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Aaron Puri

Assistant Professor of Chemistry

Chemical Ecology, Drug Discovery, Microbiome, Natural Products, Microbiology, Biosynthesis, Secondary Metabolites

Puri Photo


Biological Chemistry Program


B.S. University of Chicago

Ph.D. Stanford University School of Medicine



Growth inhibition

Chemical Ecology

Groups of bacteria are responsible for many important processes on earth, from human health to carbon cycling. While a great deal of progress has been made identifying the bacterial species that are involved in these activities, in most cases how these bacteria actually interact remains a mystery. We are interested in determining the molecular details of how these bacteria interact with each other and their environment.




Natural Product Discovery and Biosynthesis

Natural products form the basis of many compounds essential to medicine and agriculture. Therefore, there is a constant demand for new sources of these molecules. The number of sequenced bacterial genomes has exploded in recent years, revealing a large untapped source of novel biosynthetic potential in species not traditionally relied upon for natural product discovery. We are interested in discovering new natural products with therapeutic potential from underexplored bacterial species. We are also interested in determing how these compounds are biosynthesized, in order to discover new chemistry that can be used to make novel compounds from renewable feedstocks in the future.




Regulation of Biosynthetic Gene Clusters

Bacteria often regulate the production of the natural products they make because they are energetically expensive. We are interested in determining how theses clusters are regulated, including how to turn on ones that are off in the laboratory (cryptic clusters) in order to increase the chance of discovering new compounds. 


  1. Puri AW, Liu D, Schaefer AL, Yu Z, Pesesky MW, Greenberg EP, & Lidstrom ME. Interspecies chemical signaling in a methane-oxidizing bacterial community. Appl Environ Microbiol. 2019. Epub ahead of print.
  2. Puri AW*, Mevers E*, Ramadhar TR*, Petras D, Liu D, Piel J, Dorrestein PC, Greenberg EP, Lidstrom ME, & Clardy J. Tundrenone: An Atypical Secondary Metabolite from Bacteria with Highly Restricted Primary Metabolism. J Am Chem Soc. 2018. 140(6): 2002-2006.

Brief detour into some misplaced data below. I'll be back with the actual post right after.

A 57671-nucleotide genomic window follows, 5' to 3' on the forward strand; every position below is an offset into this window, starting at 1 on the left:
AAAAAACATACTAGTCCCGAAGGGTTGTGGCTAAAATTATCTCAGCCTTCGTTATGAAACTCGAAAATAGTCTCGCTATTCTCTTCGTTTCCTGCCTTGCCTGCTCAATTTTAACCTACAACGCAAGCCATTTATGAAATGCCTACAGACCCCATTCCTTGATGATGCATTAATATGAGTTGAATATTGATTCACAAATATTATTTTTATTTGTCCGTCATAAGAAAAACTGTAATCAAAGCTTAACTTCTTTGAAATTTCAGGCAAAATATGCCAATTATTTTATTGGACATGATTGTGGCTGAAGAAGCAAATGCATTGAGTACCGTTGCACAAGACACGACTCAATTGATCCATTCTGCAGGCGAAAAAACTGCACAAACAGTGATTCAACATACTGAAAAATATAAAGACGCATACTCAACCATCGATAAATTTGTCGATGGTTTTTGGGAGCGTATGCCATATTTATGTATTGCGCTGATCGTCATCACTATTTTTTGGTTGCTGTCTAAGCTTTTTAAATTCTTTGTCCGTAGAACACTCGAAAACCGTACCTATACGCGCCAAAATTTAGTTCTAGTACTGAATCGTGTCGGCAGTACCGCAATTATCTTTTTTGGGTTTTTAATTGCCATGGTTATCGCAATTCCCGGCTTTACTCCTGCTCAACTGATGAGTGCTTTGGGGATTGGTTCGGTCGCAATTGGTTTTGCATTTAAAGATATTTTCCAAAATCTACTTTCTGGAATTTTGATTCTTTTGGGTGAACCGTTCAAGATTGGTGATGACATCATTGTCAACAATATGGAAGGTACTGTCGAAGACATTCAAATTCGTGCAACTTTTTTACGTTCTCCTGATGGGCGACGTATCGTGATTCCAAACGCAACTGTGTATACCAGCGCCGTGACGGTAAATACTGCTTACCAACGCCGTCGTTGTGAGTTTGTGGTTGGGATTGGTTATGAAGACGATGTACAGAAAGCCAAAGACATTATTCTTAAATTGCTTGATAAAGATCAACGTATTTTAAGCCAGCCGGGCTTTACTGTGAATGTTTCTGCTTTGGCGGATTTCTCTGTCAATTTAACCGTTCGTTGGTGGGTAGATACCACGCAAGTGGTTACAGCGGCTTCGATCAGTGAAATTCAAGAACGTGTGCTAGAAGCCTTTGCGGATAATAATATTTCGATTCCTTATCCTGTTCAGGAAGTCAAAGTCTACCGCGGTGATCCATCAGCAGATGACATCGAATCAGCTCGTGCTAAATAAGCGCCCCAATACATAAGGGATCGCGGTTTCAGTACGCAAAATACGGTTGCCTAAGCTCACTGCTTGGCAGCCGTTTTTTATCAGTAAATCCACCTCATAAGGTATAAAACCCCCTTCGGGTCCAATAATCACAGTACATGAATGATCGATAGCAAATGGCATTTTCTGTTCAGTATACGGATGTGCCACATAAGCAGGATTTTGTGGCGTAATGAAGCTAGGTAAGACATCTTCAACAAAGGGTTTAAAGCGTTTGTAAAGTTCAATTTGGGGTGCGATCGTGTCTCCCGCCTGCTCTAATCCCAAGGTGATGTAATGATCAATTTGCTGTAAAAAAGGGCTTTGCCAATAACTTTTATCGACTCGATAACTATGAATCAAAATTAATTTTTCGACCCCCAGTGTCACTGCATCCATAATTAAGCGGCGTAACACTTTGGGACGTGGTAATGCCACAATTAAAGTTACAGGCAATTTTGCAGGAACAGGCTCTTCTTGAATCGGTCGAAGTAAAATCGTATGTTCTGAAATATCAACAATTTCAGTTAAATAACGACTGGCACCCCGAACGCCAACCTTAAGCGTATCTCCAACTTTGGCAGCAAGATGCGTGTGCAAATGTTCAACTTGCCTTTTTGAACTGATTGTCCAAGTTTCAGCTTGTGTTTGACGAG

*Equal contribution.
  3. Puri AW, Schaefer AL, Fu Y, Beck DA, Greenberg EP, & Lidstrom ME. Quorum Sensing in a Methane-Oxidizing Bacterium. J Bacteriol. 2017. 199(5) pii: e00773-16.
  4. Bender KO, Garland M, Ferreyra JA, Hryckowian AJ, Child MA, Puri AW, Solow-Cordero DE, Higginbottom SK, Segal E, Banaei N, Shen A, Sonnenburg JL, & Bogyo M. A small-molecule antivirulence agent for treating Clostridium difficile infection. Sci Transl Med. 2015. 7(306): 306ra148.
  5. Puri AW, Owen S, Chu F, Chavkin T, Beck DA, Kalyuzhnaya MG, & Lidstrom ME. Genetic tools for the industrially promising methanotroph Methylomicrobium buryatense. Appl Environ Microbiol. 2015. 81(5): 1775-81.
  6. Xiao J, Broz P, Puri AW, Deu E, Morell M, Monack DM, & Bogyo M. A coupled protein and probe engineering approach for selective inhibition and activity-based probe labeling of the caspases. J Am Chem Soc. 2013. 135(24): 9130-8.
  7. Puri AW, Broz P, Shen A, Monack DM, & Bogyo M. Caspase-1 activity is required to bypass macrophage apoptosis upon Salmonella infection. Nat Chem Biol. 2012. 8(9): 745-7.
  8. Puri AW, Lupardus PJ, Deu E, Albrow VE, Garcia KC, Bogyo M, & Shen A. Rational design of inhibitors and activity-based probes targeting Clostridium difficile virulence factor TcdB. Chem Biol. 2010. 17(11): 1201-11.
Last Updated: 7/8/21